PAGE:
More than a century of cold air, thanks to one man’s genius.
Gather round, kids, it’s story time!
July 1902. It was a steamy summer in Boston. In a printing factory in the warehouse district, it was said the humidity was so intense and the heat so heavy that ink was refusing to stick to the paper. It was rolling off the paper in beads, and the printing was at a standstill, and at a loss about what to do.
One man thought about the problem, and theorized a solution.
Willis Carrier engineered the world’s first air conditioning system at the Sackett and Wilhelms printing plant in July 1902, and we have never been the same since.
He designed his machine to pass hot, humid air over coils. He proposed the coils be cooled by a refrigerant, and the moisture would be pulled out the air, through the walls of the coils and into the refrigerant. He was certain this would reduce the humidity, and things at the printing plant could get back to business as usual.
Boy, howdy, did it work!
Unexpected though it may have been, there was another effect of Carrier’s invention, which became more appreciated than the reduced humidity. The ambient temperatures in the factory cooled. Cooler and cooler. Steadily. The temperature dropped by dozens of degrees, and the factory was able to print its quotas.
Word got around, and other factories and businesses called Carrier, begging him to build them these new-fangled contraptions that could cool the air like the breath of God. Business productivity increased due to the more comfortable conditions, and staff and customers began spreading the word, too. A revolution occurred, and one industry capitalized on it heavily.
Movie theatre owners realized that the darkness from the lights being put out for the film would reduce heat, and when coupled with air conditioners…. They made plans to become the coolest place in town, literally. People would come in, pay the ticket price of the movie and a cold beverage, all for the pleasure of a few hours in a cool dark room in a comfortable chair.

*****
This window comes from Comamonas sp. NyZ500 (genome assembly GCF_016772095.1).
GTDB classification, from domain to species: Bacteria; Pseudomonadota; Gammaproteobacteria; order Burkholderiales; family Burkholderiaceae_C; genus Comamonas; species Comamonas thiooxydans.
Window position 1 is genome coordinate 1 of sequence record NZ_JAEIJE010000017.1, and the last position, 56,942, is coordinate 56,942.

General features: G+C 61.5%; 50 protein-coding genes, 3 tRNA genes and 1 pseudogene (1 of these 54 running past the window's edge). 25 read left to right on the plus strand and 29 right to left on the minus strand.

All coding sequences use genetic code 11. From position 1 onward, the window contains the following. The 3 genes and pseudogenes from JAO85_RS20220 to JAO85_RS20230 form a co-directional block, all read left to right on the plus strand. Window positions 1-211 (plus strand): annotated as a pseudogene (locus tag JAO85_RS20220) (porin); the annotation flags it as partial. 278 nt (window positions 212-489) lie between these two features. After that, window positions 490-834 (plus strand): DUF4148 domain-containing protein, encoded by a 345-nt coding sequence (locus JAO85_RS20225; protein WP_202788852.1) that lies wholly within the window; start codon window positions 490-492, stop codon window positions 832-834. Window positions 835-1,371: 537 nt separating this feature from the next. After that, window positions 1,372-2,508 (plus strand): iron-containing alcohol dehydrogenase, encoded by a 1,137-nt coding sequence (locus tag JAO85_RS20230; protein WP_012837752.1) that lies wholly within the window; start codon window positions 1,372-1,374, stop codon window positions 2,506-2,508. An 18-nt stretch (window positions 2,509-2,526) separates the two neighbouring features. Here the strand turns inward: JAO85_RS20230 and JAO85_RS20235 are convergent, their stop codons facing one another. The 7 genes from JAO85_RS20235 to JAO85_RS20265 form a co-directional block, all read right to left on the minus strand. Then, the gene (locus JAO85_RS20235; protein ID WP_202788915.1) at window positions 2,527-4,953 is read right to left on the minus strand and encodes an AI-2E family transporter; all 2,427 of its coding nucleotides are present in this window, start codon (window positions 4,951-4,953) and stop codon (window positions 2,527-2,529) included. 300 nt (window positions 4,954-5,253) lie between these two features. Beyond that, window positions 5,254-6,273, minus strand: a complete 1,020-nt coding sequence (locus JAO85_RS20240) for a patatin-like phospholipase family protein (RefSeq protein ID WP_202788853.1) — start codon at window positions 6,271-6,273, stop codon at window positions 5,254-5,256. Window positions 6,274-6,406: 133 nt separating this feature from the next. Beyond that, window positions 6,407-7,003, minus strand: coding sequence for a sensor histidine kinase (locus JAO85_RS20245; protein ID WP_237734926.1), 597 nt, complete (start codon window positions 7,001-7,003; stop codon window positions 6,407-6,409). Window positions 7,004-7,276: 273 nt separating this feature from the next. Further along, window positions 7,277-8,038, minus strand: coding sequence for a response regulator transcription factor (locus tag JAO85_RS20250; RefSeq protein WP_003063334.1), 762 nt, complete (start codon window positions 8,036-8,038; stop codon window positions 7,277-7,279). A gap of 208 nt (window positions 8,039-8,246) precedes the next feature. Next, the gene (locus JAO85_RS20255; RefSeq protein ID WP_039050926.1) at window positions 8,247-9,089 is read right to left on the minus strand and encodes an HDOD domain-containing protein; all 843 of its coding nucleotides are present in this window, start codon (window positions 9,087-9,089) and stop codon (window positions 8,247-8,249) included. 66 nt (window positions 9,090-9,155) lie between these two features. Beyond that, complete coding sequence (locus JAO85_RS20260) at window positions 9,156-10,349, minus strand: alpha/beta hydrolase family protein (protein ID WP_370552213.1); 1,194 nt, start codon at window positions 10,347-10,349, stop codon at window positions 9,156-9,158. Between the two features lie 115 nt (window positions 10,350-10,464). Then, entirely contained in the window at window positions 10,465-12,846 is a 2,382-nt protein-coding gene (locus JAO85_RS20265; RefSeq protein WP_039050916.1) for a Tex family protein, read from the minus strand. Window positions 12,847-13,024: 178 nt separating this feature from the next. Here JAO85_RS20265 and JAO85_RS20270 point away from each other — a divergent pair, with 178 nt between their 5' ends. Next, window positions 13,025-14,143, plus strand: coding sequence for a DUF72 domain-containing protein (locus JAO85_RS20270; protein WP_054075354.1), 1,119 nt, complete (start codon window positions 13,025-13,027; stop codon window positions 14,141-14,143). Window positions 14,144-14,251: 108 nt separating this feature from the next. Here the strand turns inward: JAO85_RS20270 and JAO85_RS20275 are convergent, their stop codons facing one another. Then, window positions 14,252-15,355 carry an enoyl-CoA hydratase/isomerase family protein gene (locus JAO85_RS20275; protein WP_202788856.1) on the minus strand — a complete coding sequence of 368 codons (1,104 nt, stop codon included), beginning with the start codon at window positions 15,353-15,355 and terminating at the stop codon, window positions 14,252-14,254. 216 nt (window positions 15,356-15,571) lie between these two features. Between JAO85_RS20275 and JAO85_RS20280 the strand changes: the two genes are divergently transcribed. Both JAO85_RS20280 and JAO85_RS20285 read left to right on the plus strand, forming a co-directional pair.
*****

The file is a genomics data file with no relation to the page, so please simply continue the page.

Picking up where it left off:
While it would be years before homeowners could regularly afford air conditioning, once it happened, there was no going back. Our lives have never been the same.
Willis Carrier’s invention changed the way we felt, and the way we lived our lives. No longer would people sit by open windows or on porches, hoping for a wayward breeze. This reduced the chance daily interactions between neighbors. Children spent more time indoors, in the cool, watching television. Factories could stay open longer, and the sheer increase in hours increased productivity; the added incentives of a comfortable temperature on the factory floor also improved quality and quantity of work completed. Our nation became a leader in the global economy, and it can all be traced to the invention of air conditioning.
Since the initial invention of this miracle machine in 1902, relatively little has changed in the design. Thermostats were added, which control the temperature of a given space, and can activate and turn off the cooling functions automatically, without human interaction. There are systems now that can be controlled remotely, from the palm of your hand; your cell phone can connect to your thermostat from anywhere in the world by connecting your smart thermostat to your home internet.
Since the beginning of time, there have been three great inventions which have changed the course of human history. Fire, the wheel, and air conditioning are the sole discoveries that have made us the dominant culture and species that we are today.
So, raise a cool glass of lemonade or cola to the air conditioner in your home, and say a “Thank you!” to human ingenuity and determination. And we won’t judge if your next son is names Willis; it would be fitting homage to the man who changed the future of the Humid South!